The Project Review Committee ­ established by SBV to oversee the project, review progress and provide consultancy inputs – is composed of directors of Decisions Team Limited (the managing partner of SBV) and several consulting members who are prominent figures in the scientific and space community.

The timetable of the project calls for the design and engineering of Biosphere II through 1986, with construction commencing in January 1987, partial closure experiments from mid-1988, and the two year full closure phase commencing June 1, 1989.

Space Biospheres Ventures then looks to have the capacity to begin to market and produce biospheric systems by 1992. Potential clients would include space programs, universities, research institutes, and governments. Certain developments and discoveries will be held as proprietary, while others will be put into the public domain.

The first phase of project construction – a plant tissue culture laboratory and a 17,000 square foot plant and aquaculture greenhouse and support buildings complex – is now complete and these facilities in full operation.

In addition to commercial production, the greenhouse and tissue culture laboratory serve as research facilities for testing and propagation of candidate species for Biosphere II, a quarantine and receiving area for actual Biosphere II plant specimens, training for the potential managers of Biosphere II, and research in integrated pest management (biological pest control).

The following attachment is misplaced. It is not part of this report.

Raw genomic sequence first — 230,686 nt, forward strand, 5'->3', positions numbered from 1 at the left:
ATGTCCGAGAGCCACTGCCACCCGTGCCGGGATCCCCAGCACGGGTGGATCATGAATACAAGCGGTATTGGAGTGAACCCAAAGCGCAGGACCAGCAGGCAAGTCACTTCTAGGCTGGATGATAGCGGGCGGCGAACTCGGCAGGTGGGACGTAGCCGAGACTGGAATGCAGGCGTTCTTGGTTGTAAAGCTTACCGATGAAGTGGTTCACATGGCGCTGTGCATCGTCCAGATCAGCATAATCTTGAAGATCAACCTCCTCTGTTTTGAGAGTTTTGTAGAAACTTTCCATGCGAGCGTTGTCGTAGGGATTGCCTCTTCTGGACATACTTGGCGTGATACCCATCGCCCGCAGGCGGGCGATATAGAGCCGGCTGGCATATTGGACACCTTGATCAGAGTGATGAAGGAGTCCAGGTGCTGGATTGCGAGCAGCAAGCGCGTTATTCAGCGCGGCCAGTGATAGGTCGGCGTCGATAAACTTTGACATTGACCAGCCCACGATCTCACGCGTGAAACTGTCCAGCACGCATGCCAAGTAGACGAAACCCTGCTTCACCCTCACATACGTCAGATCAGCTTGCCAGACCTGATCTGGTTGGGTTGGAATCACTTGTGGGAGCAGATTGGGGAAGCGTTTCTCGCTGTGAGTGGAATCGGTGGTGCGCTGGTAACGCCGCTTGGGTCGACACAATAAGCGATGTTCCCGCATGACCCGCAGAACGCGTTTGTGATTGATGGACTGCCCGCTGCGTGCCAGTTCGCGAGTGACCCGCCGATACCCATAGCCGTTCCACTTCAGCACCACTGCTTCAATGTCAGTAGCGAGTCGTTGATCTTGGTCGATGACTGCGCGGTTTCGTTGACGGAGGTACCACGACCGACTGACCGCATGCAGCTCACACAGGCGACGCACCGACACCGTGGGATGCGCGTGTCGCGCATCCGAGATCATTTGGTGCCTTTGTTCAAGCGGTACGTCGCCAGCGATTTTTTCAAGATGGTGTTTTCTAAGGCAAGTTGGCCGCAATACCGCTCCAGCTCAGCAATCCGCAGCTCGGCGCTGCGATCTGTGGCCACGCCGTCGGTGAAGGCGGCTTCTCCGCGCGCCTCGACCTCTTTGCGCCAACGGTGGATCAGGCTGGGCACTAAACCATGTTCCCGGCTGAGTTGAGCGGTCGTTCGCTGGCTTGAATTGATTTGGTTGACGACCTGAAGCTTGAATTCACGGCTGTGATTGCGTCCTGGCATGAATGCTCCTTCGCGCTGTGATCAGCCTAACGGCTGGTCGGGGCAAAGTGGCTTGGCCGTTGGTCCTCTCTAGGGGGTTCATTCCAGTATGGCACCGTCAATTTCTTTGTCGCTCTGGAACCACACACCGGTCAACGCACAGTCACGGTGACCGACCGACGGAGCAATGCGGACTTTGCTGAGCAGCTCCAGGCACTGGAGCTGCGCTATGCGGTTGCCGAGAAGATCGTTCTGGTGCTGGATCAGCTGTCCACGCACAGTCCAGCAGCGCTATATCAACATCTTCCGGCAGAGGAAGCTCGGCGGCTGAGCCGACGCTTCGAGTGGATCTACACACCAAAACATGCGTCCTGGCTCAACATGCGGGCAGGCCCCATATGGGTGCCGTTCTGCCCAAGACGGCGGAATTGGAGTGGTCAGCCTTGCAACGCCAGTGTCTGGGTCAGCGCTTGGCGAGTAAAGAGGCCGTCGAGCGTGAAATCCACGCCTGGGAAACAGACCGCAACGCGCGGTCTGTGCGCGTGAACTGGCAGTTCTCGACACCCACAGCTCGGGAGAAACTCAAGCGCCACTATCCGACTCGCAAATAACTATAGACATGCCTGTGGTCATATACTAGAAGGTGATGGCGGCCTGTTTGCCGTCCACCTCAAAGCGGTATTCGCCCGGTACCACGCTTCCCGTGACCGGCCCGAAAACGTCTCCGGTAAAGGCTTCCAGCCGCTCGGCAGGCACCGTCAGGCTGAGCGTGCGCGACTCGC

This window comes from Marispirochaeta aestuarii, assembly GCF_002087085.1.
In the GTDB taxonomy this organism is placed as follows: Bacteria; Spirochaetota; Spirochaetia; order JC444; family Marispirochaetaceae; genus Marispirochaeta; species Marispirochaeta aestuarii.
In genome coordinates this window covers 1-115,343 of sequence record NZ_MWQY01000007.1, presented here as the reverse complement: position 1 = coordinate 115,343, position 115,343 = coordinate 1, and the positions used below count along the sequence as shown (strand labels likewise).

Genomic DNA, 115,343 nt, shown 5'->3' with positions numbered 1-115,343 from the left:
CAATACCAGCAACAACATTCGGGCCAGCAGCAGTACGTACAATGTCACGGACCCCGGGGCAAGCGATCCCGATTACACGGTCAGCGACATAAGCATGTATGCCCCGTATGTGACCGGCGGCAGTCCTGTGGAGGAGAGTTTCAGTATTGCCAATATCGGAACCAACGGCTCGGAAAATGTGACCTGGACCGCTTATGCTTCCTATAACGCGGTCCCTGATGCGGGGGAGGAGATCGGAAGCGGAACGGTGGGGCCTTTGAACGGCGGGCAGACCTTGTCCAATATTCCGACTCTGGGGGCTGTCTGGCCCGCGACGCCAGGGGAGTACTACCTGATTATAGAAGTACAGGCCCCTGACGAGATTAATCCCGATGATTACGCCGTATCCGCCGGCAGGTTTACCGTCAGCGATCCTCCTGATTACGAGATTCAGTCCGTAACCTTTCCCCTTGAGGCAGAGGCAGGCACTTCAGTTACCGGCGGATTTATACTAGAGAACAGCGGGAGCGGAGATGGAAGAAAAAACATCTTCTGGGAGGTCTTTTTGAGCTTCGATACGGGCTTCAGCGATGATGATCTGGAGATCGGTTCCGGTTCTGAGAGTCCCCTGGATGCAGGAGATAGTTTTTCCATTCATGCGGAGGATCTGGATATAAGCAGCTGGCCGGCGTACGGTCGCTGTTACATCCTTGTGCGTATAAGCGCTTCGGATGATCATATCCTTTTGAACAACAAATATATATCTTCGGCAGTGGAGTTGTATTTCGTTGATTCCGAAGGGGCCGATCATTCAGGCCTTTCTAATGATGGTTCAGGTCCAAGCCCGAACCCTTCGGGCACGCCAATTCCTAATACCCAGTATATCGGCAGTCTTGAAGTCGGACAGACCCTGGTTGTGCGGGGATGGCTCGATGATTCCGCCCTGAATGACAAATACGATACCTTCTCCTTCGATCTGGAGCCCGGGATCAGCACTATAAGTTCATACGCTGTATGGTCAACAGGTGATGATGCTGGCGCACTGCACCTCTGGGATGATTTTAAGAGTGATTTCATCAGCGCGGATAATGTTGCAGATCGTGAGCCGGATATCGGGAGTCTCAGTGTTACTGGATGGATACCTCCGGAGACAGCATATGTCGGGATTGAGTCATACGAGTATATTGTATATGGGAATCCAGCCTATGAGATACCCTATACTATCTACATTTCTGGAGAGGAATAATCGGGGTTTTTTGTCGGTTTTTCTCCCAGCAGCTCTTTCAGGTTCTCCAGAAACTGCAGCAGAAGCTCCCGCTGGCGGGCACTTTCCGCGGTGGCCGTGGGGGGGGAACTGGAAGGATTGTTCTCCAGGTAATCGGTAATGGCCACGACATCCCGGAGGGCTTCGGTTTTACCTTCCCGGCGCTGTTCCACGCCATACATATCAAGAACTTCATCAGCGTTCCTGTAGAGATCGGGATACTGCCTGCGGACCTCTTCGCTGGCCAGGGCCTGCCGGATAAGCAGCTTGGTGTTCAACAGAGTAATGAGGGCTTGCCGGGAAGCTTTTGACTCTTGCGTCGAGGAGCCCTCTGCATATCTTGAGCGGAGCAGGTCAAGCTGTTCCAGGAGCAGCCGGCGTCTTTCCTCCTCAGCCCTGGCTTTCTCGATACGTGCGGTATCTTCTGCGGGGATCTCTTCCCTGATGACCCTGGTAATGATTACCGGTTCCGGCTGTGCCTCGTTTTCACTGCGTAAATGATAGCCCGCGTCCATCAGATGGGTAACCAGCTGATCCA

Space Biospheres Ventures is located at and operates the SunSpace Ranch Conference Center, a 2,500 acre facility near Tucson, Arizona. As well as serving as a research institute and site for the Biosphere II project, SunSpace Ranch operates as a commercial professional conference center hosting a wide variety of corporate, scientific and academic conferences.

Biosphere II Design

Let’s take a tour of Biosphere II, as presently conceived. To get a sense of scale,the structure covers approximately two acres, is 98,000 square feet in floor area, and 5 million cubic feet in volume.

Starting with the four story white domed building, the human habitat area: this will include apartments for the eight Biospherians (resident managers); laboratories; computer, communications and office facilities; workshops; libraries and similar facilities. The adjoining building is the amphitheater, a  multifunction space for public presentations and perhaps recreation activities.